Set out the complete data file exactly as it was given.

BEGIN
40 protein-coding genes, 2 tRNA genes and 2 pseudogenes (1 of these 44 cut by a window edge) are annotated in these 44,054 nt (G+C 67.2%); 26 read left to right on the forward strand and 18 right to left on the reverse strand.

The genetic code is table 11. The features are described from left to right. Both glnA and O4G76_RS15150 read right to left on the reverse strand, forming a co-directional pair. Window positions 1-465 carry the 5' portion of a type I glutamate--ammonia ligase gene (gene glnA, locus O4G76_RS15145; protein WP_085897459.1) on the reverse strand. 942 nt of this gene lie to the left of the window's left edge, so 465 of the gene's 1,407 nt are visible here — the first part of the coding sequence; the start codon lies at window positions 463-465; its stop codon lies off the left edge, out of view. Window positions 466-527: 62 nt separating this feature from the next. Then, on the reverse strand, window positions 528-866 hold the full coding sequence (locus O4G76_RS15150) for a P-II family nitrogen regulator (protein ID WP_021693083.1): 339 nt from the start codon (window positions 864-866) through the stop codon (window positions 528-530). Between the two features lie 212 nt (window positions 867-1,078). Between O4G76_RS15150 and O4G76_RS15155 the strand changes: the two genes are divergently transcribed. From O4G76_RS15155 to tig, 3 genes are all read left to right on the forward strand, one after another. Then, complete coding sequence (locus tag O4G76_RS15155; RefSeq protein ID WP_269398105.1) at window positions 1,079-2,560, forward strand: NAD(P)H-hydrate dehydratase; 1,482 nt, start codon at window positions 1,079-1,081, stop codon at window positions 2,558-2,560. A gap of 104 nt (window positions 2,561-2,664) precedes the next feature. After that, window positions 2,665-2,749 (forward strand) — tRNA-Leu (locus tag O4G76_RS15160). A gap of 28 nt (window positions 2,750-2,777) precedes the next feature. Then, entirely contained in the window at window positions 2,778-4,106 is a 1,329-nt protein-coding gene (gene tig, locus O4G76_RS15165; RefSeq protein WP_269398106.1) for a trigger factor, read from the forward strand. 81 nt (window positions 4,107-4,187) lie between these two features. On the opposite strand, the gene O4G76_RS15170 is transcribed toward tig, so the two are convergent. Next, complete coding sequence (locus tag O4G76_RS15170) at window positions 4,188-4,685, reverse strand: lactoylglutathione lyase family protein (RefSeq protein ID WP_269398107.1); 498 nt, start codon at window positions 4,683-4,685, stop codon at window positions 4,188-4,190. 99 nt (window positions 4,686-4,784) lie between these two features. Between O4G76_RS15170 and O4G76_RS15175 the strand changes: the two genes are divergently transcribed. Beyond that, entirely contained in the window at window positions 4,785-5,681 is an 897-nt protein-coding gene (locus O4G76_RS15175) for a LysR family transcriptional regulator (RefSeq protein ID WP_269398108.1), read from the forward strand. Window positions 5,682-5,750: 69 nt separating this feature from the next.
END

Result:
40 protein-coding genes, 2 tRNA genes and 2 pseudogenes (1 of these 44 cut by a window edge) are annotated in these 44,054 nt (G+C 67.2%); 26 read left to right on the forward strand and 18 right to left on the reverse strand.

The genetic code is table 11. The features are described from left to right. Both glnA and O4G76_RS15150 read right to left on the reverse strand, forming a co-directional pair. Window positions 1-465 carry the 5' portion of a type I glutamate--ammonia ligase gene (gene glnA, locus O4G76_RS15145; protein WP_085897459.1) on the reverse strand. 942 nt of this gene lie to the left of the window's left edge, so 465 of the gene's 1,407 nt are visible here — the first part of the coding sequence; the start codon lies at window positions 463-465; its stop codon lies off the left edge, out of view. Window positions 466-527: 62 nt separating this feature from the next. Then, on the reverse strand, window positions 528-866 hold the full coding sequence (locus O4G76_RS15150) for a P-II family nitrogen regulator (protein ID WP_021693083.1): 339 nt from the start codon (window positions 864-866) through the stop codon (window positions 528-530). Between the two features lie 212 nt (window positions 867-1,078). Between O4G76_RS15150 and O4G76_RS15155 the strand changes: the two genes are divergently transcribed. From O4G76_RS15155 to tig, 3 genes are all read left to right on the forward strand, one after another. Then, complete coding sequence (locus tag O4G76_RS15155; RefSeq protein ID WP_269398105.1) at window positions 1,079-2,560, forward strand: NAD(P)H-hydrate dehydratase; 1,482 nt, start codon at window positions 1,079-1,081, stop codon at window positions 2,558-2,560. A gap of 104 nt (window positions 2,561-2,664) precedes the next feature. After that, window positions 2,665-2,749 (forward strand) — tRNA-Leu (locus tag O4G76_RS15160). A gap of 28 nt (window positions 2,750-2,777) precedes the next feature. Then, entirely contained in the window at window positions 2,778-4,106 is a 1,329-nt protein-coding gene (gene tig, locus O4G76_RS15165; RefSeq protein WP_269398106.1) for a trigger factor, read from the forward strand. 81 nt (window positions 4,107-4,187) lie between these two features. On the opposite strand, the gene O4G76_RS15170 is transcribed toward tig, so the two are convergent. Next, complete coding sequence (locus tag O4G76_RS15170) at window positions 4,188-4,685, reverse strand: lactoylglutathione lyase family protein (RefSeq protein ID WP_269398107.1); 498 nt, start codon at window positions 4,683-4,685, stop codon at window positions 4,188-4,190. 99 nt (window positions 4,686-4,784) lie between these two features. Between O4G76_RS15170 and O4G76_RS15175 the strand changes: the two genes are divergently transcribed. Beyond that, entirely contained in the window at window positions 4,785-5,681 is an 897-nt protein-coding gene (locus O4G76_RS15175) for a LysR family transcriptional regulator (RefSeq protein ID WP_269398108.1), read from the forward strand. Window positions 5,682-5,750: 69 nt separating this feature from the next.